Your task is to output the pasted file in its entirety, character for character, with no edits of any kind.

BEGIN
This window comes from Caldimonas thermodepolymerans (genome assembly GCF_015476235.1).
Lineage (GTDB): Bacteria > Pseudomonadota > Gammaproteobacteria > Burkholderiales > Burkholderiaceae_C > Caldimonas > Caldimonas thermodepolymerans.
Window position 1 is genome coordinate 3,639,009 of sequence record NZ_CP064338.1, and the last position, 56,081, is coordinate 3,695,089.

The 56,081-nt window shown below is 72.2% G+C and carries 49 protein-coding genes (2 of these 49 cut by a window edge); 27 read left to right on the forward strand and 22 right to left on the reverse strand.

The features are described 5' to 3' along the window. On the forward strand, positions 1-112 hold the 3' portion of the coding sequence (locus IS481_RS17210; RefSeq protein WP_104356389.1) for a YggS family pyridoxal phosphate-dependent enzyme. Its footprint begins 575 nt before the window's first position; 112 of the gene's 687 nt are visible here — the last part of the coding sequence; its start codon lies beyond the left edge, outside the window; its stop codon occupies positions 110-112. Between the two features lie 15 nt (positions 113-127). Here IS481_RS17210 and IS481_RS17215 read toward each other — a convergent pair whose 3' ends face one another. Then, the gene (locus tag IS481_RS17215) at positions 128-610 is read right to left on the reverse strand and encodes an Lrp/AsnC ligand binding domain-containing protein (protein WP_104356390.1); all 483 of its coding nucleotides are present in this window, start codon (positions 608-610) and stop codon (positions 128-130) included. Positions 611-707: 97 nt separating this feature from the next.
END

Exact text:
This window comes from Caldimonas thermodepolymerans (genome assembly GCF_015476235.1).
Lineage (GTDB): Bacteria > Pseudomonadota > Gammaproteobacteria > Burkholderiales > Burkholderiaceae_C > Caldimonas > Caldimonas thermodepolymerans.
Window position 1 is genome coordinate 3,639,009 of sequence record NZ_CP064338.1, and the last position, 56,081, is coordinate 3,695,089.

The 56,081-nt window shown below is 72.2% G+C and carries 49 protein-coding genes (2 of these 49 cut by a window edge); 27 read left to right on the forward strand and 22 right to left on the reverse strand.

The features are described 5' to 3' along the window. On the forward strand, positions 1-112 hold the 3' portion of the coding sequence (locus IS481_RS17210; RefSeq protein WP_104356389.1) for a YggS family pyridoxal phosphate-dependent enzyme. Its footprint begins 575 nt before the window's first position; 112 of the gene's 687 nt are visible here — the last part of the coding sequence; its start codon lies beyond the left edge, outside the window; its stop codon occupies positions 110-112. Between the two features lie 15 nt (positions 113-127). Here IS481_RS17210 and IS481_RS17215 read toward each other — a convergent pair whose 3' ends face one another. Then, the gene (locus tag IS481_RS17215) at positions 128-610 is read right to left on the reverse strand and encodes an Lrp/AsnC ligand binding domain-containing protein (protein WP_104356390.1); all 483 of its coding nucleotides are present in this window, start codon (positions 608-610) and stop codon (positions 128-130) included. Positions 611-707: 97 nt separating this feature from the next.